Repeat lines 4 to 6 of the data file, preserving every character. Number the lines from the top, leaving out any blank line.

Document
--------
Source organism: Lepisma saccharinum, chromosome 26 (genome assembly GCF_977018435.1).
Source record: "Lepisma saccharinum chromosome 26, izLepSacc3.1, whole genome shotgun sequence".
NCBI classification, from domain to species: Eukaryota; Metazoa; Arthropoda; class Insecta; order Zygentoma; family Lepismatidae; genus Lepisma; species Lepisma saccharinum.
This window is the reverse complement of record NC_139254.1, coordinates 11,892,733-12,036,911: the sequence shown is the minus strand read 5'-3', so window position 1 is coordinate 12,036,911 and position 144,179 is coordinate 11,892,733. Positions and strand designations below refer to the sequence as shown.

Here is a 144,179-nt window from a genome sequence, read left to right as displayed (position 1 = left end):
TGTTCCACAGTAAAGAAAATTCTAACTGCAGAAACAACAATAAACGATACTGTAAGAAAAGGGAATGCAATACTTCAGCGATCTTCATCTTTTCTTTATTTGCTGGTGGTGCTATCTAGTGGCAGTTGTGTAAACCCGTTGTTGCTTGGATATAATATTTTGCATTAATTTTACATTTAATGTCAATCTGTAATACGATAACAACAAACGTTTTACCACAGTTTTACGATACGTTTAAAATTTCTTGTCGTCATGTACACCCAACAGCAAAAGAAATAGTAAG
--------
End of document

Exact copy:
This window is the reverse complement of record NC_139254.1, coordinates 11,892,733-12,036,911: the sequence shown is the minus strand read 5'-3', so window position 1 is coordinate 12,036,911 and position 144,179 is coordinate 11,892,733. Positions and strand designations below refer to the sequence as shown.

Here is a 144,179-nt window from a genome sequence, read left to right as displayed (position 1 = left end):
TGTTCCACAGTAAAGAAAATTCTAACTGCAGAAACAACAATAAACGATACTGTAAGAAAAGGGAATGCAATACTTCAGCGATCTTCATCTTTTCTTTATTTGCTGGTGGTGCTATCTAGTGGCAGTTGTGTAAACCCGTTGTTGCTTGGATATAATATTTTGCATTAATTTTACATTTAATGTCAATCTGTAATACGATAACAACAAACGTTTTACCACAGTTTTACGATACGTTTAAAATTTCTTGTCGTCATGTACACCCAACAGCAAAAGAAATAGTAAG